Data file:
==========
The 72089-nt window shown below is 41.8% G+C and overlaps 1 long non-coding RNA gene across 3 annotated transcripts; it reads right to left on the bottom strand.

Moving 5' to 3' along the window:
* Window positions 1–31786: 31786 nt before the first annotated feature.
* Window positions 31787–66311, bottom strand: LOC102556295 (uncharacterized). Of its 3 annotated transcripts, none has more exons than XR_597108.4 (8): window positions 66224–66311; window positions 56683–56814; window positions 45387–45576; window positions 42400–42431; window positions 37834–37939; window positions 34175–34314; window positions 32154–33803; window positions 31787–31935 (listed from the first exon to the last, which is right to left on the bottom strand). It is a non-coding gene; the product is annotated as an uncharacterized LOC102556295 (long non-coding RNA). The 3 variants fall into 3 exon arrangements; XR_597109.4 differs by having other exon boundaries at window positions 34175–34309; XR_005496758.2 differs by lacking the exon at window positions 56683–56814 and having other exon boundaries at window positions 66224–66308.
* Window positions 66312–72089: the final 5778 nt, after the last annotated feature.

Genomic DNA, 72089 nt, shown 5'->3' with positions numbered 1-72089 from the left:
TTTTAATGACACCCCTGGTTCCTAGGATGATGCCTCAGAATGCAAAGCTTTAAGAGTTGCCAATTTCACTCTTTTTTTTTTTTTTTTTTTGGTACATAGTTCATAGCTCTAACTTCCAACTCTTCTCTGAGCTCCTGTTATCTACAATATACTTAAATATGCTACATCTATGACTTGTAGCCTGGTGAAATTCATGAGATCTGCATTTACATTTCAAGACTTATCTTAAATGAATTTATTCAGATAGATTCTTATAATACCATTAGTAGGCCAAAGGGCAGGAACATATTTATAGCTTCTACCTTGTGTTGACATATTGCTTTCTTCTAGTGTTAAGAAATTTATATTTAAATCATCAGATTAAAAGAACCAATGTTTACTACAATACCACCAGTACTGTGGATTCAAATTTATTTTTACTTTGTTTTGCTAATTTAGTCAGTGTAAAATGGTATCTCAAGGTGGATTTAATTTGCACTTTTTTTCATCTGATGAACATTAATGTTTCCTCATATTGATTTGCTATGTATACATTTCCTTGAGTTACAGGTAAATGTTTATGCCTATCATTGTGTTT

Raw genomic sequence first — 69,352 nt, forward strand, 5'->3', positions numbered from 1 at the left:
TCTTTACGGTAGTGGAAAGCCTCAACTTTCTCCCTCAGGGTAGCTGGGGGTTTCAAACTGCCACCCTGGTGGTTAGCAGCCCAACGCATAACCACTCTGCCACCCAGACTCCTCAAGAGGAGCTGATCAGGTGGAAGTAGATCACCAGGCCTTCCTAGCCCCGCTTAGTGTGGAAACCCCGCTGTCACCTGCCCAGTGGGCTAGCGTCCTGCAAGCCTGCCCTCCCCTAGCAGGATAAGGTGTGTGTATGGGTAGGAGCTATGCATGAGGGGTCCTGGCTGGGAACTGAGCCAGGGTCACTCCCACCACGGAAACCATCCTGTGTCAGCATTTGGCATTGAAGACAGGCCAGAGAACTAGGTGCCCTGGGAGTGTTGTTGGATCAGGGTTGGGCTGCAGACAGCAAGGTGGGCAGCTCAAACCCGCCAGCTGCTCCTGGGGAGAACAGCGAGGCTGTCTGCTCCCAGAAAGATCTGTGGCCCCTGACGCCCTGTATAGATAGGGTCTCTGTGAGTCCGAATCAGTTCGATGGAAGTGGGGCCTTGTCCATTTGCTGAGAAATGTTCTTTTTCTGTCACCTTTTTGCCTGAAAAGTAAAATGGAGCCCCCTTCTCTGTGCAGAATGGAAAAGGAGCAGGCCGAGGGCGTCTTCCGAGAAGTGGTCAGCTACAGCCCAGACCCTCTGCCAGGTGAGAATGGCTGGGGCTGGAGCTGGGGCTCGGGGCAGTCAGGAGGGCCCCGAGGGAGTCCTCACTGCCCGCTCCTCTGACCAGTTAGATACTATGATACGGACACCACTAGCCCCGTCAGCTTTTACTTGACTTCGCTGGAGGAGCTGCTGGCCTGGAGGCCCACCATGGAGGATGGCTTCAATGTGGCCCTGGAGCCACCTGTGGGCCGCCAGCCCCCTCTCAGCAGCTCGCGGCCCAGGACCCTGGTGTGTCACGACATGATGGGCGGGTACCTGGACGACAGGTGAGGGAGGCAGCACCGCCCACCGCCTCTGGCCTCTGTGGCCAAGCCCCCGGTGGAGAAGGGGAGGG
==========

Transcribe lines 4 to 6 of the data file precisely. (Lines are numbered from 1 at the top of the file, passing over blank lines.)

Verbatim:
* Window positions 31787–66311, bottom strand: LOC102556295 (uncharacterized). Of its 3 annotated transcripts, none has more exons than XR_597108.4 (8): window positions 66224–66311; window positions 56683–56814; window positions 45387–45576; window positions 42400–42431; window positions 37834–37939; window positions 34175–34314; window positions 32154–33803; window positions 31787–31935 (listed from the first exon to the last, which is right to left on the bottom strand). It is a non-coding gene; the product is annotated as an uncharacterized LOC102556295 (long non-coding RNA). The 3 variants fall into 3 exon arrangements; XR_597109.4 differs by having other exon boundaries at window positions 34175–34309; XR_005496758.2 differs by lacking the exon at window positions 56683–56814 and having other exon boundaries at window positions 66224–66308.
* Window positions 66312–72089: the final 5778 nt, after the last annotated feature.

Genomic DNA, 72089 nt, shown 5'->3' with positions numbered 1-72089 from the left: